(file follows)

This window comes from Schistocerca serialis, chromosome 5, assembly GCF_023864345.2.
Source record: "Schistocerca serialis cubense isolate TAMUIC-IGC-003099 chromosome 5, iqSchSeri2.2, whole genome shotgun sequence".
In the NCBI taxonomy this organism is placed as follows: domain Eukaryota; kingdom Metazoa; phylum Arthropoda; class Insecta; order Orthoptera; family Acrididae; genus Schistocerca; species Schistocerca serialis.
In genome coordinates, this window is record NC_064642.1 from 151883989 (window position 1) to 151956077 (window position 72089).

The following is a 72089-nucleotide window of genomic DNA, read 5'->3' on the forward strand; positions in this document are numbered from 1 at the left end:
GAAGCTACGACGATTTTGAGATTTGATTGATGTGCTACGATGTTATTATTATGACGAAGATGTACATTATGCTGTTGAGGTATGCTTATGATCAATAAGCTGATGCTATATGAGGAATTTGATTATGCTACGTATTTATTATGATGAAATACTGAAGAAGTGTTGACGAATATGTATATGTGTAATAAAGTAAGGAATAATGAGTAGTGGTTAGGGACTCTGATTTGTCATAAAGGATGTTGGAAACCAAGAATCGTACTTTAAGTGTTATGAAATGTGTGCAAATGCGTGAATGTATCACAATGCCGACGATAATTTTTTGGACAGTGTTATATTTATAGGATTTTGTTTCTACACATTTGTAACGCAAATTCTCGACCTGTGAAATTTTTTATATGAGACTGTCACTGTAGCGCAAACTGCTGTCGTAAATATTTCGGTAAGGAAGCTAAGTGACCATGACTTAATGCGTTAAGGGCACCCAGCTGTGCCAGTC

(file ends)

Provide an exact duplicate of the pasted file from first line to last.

This window comes from Schistocerca serialis, chromosome 5, assembly GCF_023864345.2.
Source record: "Schistocerca serialis cubense isolate TAMUIC-IGC-003099 chromosome 5, iqSchSeri2.2, whole genome shotgun sequence".
In the NCBI taxonomy this organism is placed as follows: domain Eukaryota; kingdom Metazoa; phylum Arthropoda; class Insecta; order Orthoptera; family Acrididae; genus Schistocerca; species Schistocerca serialis.
In genome coordinates, this window is record NC_064642.1 from 151883989 (window position 1) to 151956077 (window position 72089).

The following is a 72089-nucleotide window of genomic DNA, read 5'->3' on the forward strand; positions in this document are numbered from 1 at the left end:
GAAGCTACGACGATTTTGAGATTTGATTGATGTGCTACGATGTTATTATTATGACGAAGATGTACATTATGCTGTTGAGGTATGCTTATGATCAATAAGCTGATGCTATATGAGGAATTTGATTATGCTACGTATTTATTATGATGAAATACTGAAGAAGTGTTGACGAATATGTATATGTGTAATAAAGTAAGGAATAATGAGTAGTGGTTAGGGACTCTGATTTGTCATAAAGGATGTTGGAAACCAAGAATCGTACTTTAAGTGTTATGAAATGTGTGCAAATGCGTGAATGTATCACAATGCCGACGATAATTTTTTGGACAGTGTTATATTTATAGGATTTTGTTTCTACACATTTGTAACGCAAATTCTCGACCTGTGAAATTTTTTATATGAGACTGTCACTGTAGCGCAAACTGCTGTCGTAAATATTTCGGTAAGGAAGCTAAGTGACCATGACTTAATGCGTTAAGGGCACCCAGCTGTGCCAGTC